Anonymous: Thank you for your comment:) Your comment is exactly the kind of insight I was hoping to gain through this post - the "what actually lies behind what I see". I am still relatively new to London - haven't yet completed three years and still see the city as part-outsider. In any case, the urban fabric of London is very different from the Delhi (India), my erstwhile residence and my analysis or observations come partly from that visual and sociological conditioning. You certainly shattered my perhaps over-romanticism of Rivington Street, but also piqued my intrigue of the underground art scene - the subversive, the anti-establishment. Perhaps you can tell me more?

However, at the same time, even with that insight, I cannot help but get attracted to Rivington St. as a 'public' art gallery - even if sanitised or sponsored by the moneyed quarters, as you say it is. Would love to know more, to discuss more. Hopefully we'll continue with the emails:)
Cheers!

I'm still very eager for more debate - bring on the counter-viewpoints!

RednBlack said...

Love the bookshop!

Flaneurbanite said...

RednBlack: I did too! Tiny, but stocked to the gills with my kind of stuff :)

simonk said...

I've been meaning to have a look at Rivington Street for a while, your post might well motivate me to have a look this weekend.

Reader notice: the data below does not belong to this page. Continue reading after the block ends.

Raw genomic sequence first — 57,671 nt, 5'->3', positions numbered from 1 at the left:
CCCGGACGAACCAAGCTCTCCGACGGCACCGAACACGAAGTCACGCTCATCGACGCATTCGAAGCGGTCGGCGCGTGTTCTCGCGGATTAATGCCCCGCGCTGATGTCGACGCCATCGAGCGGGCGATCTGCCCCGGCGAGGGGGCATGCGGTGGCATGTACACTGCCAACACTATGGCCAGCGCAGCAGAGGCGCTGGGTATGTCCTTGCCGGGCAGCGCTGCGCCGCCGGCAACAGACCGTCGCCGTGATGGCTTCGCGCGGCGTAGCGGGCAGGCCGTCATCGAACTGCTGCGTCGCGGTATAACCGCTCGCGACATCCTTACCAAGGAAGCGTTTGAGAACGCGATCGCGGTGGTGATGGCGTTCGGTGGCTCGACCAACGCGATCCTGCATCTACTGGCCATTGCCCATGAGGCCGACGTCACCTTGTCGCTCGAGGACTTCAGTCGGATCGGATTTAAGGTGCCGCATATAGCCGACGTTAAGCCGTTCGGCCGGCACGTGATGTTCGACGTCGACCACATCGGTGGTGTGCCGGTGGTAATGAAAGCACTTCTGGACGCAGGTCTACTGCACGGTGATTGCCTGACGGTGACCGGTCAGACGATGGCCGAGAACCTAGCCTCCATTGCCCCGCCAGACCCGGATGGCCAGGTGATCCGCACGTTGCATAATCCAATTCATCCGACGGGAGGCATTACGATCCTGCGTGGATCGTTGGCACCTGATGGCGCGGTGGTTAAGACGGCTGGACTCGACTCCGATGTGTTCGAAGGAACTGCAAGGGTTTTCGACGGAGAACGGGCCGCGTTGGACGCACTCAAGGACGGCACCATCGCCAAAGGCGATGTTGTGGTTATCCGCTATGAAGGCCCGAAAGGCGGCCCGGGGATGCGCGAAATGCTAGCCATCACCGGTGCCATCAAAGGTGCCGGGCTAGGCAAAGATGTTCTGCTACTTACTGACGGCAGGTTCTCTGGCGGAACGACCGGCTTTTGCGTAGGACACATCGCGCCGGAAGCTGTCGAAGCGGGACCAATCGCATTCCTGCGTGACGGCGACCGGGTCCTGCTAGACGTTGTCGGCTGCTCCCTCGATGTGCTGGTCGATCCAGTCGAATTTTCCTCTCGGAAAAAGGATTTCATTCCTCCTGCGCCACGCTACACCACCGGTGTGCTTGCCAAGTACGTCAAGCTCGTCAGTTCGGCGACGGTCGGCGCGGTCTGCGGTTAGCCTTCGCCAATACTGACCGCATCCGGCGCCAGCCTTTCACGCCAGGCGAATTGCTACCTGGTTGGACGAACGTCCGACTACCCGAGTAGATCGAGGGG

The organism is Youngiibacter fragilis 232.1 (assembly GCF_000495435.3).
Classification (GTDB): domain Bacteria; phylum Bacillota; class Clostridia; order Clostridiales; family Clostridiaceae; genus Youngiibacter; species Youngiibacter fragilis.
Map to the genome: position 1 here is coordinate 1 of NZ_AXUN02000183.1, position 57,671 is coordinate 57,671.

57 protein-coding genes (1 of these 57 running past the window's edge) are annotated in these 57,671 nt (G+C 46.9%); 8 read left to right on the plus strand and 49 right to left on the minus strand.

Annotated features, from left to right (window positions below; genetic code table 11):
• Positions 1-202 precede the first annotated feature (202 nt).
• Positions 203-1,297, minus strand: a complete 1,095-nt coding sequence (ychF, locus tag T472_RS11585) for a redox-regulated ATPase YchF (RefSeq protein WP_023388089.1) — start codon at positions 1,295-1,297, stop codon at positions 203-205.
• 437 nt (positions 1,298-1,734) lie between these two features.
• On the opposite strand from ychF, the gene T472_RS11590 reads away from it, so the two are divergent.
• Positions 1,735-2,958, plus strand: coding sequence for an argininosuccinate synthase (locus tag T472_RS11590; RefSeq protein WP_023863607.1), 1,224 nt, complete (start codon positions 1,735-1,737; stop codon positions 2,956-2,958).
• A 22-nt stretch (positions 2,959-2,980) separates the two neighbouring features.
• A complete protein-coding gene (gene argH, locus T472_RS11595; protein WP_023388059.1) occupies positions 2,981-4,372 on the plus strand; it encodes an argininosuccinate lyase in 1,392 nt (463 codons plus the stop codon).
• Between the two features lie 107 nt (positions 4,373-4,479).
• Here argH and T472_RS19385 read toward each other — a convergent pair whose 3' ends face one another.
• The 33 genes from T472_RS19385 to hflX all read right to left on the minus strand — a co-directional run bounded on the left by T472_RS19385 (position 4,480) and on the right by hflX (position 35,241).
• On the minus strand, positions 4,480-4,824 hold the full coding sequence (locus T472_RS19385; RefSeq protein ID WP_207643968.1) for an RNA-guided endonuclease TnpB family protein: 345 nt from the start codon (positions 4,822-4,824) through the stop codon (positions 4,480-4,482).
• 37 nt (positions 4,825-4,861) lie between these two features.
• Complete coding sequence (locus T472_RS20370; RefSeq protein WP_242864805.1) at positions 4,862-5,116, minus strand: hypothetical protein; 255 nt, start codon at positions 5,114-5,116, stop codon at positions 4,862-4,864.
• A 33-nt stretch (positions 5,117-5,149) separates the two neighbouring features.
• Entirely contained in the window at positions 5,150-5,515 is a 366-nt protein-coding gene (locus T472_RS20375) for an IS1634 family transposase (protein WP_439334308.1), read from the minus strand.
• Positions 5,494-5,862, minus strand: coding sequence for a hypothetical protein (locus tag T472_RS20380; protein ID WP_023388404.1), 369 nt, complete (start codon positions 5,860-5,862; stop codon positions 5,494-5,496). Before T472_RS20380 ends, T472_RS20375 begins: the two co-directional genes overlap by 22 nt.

You got some great shots as well, the Sheperd Fairy stuff in particular looks very interesting

Flaneurbanite said...

Thanks Simon. It definitely is a very interesting street. I'm sure I'll be going back sometime.

mar00ned said...

Great shots and a great write-up. Last time I was there, the comedy cafe looked like this :
http://www.mar00ned.net/iblog/index.php?showimage=440 and http://www.mar00ned.net/iblog/index.php?showimage=134 .

I guess need to visit the place again.

Flaneurbanite said...

Thank mar00ned. And thanks for the links - it's certainly changed! Given the interest in Rivington Street among London photographers, I'm wondering if we should organise a photo-visit together? I, for one, am really interested in digging deeper into street art politics in the East End.

Abhijit Dharmadhikari said...

Lovely colorful images! Vibrant colors...

Shipra Chauhan said...

The images are beautiful, and as snapshots, I love the one with the red scooter and the elements in the last pic, with the woman toting her bicycle.

I am still pondering on this post flaneur:)